Sunday, 23 March 2014

Negative Phase Sequencing Unit

Last week XL231 decided that she didn't want to accept 200 Volt ground power, this caused a bit of head scratching, and John to get his electrical brain cells into action. At first we assumed that the GPU (ground power unit) to be at fault, however, after carrying out checks we decided that the GPU wasn't the culprit.

The aircraft then suddenly accepted ground power and we were relieved. Unfortunately this was short lived and power soon tripped again, it then re-set for a similar short time before tripping yet again.

We checked the aircraft to ensure no heavy loads were on and tried again, all seemed okay but only for a short time before it re-tripped!

It was then that I noticed an orange warning lamp illuminated on the AEO's panel. The port side NPSU (Negative Phase Sequencing Unit) had tripped.  "No problem I'll reset it" I thought and did so using the push reset button. The Ground power came back on and then re-tripped yet again!

It was then we realised that we had a problem, so out came the books over a coffee in the NAAFI and John decided the NPSU for the port busbars had failed.

The 2 NPSU's were fitted basically as a protection unit during the Tanker conversion programme to protect the aircraft's AC ground and APU electrical systems in case of failure of the powerful AC motor on the Air to Air Refuelling Hose Drum Unit (HDU).  It was deduced that the motor in a fault condition could in a worse case scenario seriously damage the aircraft's electrical system.
Fibre glass distribution board
Luckily, we had spares-recovered spare NPSU's from Victor K2 XL164 'Saucy Sal' back in 1994 and I was able to remove one of them from the complete distribution board that we had taken out of the aircraft all those years ago.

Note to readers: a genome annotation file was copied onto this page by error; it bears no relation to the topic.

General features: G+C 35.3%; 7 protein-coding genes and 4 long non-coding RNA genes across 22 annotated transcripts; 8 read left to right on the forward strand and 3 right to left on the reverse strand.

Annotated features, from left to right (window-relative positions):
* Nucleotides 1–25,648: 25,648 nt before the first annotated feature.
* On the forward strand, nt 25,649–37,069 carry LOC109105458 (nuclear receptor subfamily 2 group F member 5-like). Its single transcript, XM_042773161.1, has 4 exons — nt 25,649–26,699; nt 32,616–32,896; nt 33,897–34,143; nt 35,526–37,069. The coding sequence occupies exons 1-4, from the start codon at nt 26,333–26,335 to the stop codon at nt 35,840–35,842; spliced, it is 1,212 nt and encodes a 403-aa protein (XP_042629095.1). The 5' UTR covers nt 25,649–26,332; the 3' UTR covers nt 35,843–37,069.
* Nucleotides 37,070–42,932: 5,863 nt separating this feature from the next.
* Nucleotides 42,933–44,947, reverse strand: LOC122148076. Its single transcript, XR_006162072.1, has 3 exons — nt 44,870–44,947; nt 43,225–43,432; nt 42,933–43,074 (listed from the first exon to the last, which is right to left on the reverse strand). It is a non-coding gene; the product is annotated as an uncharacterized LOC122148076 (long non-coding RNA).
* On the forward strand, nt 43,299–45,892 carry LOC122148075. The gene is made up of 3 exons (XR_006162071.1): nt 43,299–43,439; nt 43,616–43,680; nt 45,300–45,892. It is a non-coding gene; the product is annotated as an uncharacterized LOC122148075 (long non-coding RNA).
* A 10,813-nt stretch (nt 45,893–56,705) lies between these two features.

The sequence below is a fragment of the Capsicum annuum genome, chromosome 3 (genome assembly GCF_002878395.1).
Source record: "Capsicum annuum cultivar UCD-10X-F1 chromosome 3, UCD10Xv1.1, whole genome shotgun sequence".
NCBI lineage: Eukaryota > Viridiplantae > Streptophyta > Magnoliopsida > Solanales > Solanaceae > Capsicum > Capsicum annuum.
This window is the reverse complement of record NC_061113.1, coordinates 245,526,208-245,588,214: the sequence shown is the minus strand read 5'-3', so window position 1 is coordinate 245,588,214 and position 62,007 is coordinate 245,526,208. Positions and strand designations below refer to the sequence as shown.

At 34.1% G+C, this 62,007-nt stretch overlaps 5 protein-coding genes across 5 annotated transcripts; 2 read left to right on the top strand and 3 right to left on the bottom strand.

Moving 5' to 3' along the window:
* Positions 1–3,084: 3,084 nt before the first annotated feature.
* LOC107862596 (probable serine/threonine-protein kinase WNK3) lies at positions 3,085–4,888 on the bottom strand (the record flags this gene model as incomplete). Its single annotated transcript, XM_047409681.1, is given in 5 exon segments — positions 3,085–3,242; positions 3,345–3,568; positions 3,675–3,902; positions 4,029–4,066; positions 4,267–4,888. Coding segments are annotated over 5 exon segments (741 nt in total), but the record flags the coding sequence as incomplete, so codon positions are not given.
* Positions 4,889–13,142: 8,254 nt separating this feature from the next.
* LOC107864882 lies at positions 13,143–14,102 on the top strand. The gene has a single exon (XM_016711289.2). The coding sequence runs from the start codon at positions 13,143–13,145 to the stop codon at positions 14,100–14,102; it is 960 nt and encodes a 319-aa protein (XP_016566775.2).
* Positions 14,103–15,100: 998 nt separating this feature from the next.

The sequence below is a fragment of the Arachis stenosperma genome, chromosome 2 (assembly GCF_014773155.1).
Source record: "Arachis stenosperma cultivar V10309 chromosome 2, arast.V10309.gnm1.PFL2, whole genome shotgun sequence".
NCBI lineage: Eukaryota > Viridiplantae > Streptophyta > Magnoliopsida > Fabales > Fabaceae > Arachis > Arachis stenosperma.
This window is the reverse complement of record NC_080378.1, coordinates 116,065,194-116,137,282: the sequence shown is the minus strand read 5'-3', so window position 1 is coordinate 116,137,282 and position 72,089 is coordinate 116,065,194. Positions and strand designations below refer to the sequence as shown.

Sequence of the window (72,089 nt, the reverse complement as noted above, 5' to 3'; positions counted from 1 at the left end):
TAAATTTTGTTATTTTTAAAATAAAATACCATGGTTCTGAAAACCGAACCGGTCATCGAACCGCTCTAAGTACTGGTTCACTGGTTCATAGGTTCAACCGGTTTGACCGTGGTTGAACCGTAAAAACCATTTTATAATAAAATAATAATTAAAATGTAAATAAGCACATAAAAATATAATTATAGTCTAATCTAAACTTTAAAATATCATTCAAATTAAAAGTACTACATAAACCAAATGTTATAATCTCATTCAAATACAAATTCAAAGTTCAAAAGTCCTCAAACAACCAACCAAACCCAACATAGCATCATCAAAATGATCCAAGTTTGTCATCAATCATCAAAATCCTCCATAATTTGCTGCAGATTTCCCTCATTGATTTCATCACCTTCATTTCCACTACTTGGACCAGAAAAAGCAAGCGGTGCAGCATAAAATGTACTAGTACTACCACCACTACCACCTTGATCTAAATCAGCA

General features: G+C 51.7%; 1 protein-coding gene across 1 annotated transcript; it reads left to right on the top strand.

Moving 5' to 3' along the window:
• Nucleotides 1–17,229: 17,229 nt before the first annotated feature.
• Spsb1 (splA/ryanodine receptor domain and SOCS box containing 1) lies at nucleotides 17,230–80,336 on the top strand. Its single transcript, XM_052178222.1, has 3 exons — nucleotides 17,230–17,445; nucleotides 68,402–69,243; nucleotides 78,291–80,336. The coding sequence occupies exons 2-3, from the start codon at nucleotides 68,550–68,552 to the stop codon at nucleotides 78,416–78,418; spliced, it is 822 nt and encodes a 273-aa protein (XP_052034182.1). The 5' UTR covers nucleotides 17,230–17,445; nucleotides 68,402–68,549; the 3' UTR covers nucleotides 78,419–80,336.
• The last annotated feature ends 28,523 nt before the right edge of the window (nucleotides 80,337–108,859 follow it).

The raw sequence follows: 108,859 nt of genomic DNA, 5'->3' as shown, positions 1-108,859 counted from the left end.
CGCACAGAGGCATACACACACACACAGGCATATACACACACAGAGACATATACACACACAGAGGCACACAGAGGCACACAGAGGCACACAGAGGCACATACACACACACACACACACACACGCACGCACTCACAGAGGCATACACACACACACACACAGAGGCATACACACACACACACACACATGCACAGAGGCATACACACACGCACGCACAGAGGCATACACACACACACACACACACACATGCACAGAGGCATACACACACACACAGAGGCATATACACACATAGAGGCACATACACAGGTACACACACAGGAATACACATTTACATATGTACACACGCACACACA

It was a bit of a task to change it in the aircraft but once fitted proved to be serviceable. Rick will check the removed unit out for repair.

Wednesday, 19 March 2014

Codename: Operation Mugshot

Fancy drinking your mug of tea with Lindy looking back at you?

In an exclusive #twitterVforce competition we are looking for a photo of Lindy to feature on our 2014 mugs. 

Our outgoing mugshot!

To be in with a chance of your photo featuring on our mugs visit

Mugs featuring the chosen image will be available to purchase from early May with all proceeds going to the ongoing upkeep of Lindy. 

Friday, 7 March 2014

Co-Pilot's Fuel Panels fitted back

I have completed restoration of the co-pilots fuel panels and the panels re-fitted.  Making sure that all of the switches and wiring went back exactly where they should, was a bit of a headache and Rick Gill 'ably assisted' here.

Replacement parts included; the fuel flow meter 4 engine selector unit, manual density corrector and the magnetic indicator for the fuel de-fuel cock. The latter caused a bit of a snag as the original switch was left untouched and the indicator replaced, however when selected closed it indicated open and vice versa! The panel was removed and the wiring double checked. The wiring proved correct so we deduced the indicator was terminated incorrectly and altered it to make it indicate correctly.

The final job to do is for Ian Finch to install the switch captions which he is manufacturing, these are quite complex so are taking some effort.

Morse Key acquired!

 XL231  has finally been 're-acquainted' with the correct type of Morse Key.
The RAF removed the original key as part of the de-commissioning process in 1993 and it has taken over 20 years to locate the correct one.  It was spotted by chance on ebay only last week and swiftly obtained!

I knew it matched original photographs but until I actually dropped it into place and all 4 mounting bolt holes lined up then I wasn't 100% convinced. However, it is now in and hard-wired and Al Stephenson the AEO has been asked to brush up on his Morse code. His answer when I told him was "Morse is like riding a bike, never forgotten!"